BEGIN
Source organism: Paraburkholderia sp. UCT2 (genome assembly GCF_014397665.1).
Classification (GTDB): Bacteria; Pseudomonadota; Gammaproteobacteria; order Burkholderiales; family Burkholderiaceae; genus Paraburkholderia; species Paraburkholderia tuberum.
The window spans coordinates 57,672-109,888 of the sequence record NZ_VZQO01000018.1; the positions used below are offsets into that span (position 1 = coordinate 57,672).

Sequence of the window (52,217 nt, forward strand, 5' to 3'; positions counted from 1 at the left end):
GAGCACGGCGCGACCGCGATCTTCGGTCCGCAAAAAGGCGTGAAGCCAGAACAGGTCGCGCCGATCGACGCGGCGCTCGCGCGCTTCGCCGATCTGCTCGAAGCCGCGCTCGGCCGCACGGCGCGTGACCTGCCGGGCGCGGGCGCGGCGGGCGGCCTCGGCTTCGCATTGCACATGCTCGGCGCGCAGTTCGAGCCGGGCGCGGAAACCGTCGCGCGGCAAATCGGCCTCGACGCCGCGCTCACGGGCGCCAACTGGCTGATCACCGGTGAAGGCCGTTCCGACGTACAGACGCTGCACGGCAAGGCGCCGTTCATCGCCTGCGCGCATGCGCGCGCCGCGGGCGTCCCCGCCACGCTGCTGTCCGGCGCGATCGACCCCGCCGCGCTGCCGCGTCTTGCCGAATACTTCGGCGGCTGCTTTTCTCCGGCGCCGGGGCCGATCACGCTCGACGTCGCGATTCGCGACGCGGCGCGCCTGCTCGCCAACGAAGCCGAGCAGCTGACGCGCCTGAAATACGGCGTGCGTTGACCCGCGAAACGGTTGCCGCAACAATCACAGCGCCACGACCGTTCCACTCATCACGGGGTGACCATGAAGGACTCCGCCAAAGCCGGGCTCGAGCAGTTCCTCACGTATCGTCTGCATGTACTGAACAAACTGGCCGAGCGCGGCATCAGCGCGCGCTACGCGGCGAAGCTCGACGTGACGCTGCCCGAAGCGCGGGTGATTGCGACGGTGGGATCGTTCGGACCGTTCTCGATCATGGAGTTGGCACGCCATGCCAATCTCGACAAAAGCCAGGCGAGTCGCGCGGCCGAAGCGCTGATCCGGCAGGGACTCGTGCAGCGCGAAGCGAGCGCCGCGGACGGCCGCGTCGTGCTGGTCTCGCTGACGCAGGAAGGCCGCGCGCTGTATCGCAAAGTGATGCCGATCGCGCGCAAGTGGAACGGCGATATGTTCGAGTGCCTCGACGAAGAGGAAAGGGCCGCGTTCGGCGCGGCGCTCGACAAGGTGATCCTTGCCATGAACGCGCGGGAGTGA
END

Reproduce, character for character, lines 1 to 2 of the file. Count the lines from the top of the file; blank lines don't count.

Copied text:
Source organism: Paraburkholderia sp. UCT2 (genome assembly GCF_014397665.1).
Classification (GTDB): Bacteria; Pseudomonadota; Gammaproteobacteria; order Burkholderiales; family Burkholderiaceae; genus Paraburkholderia; species Paraburkholderia tuberum.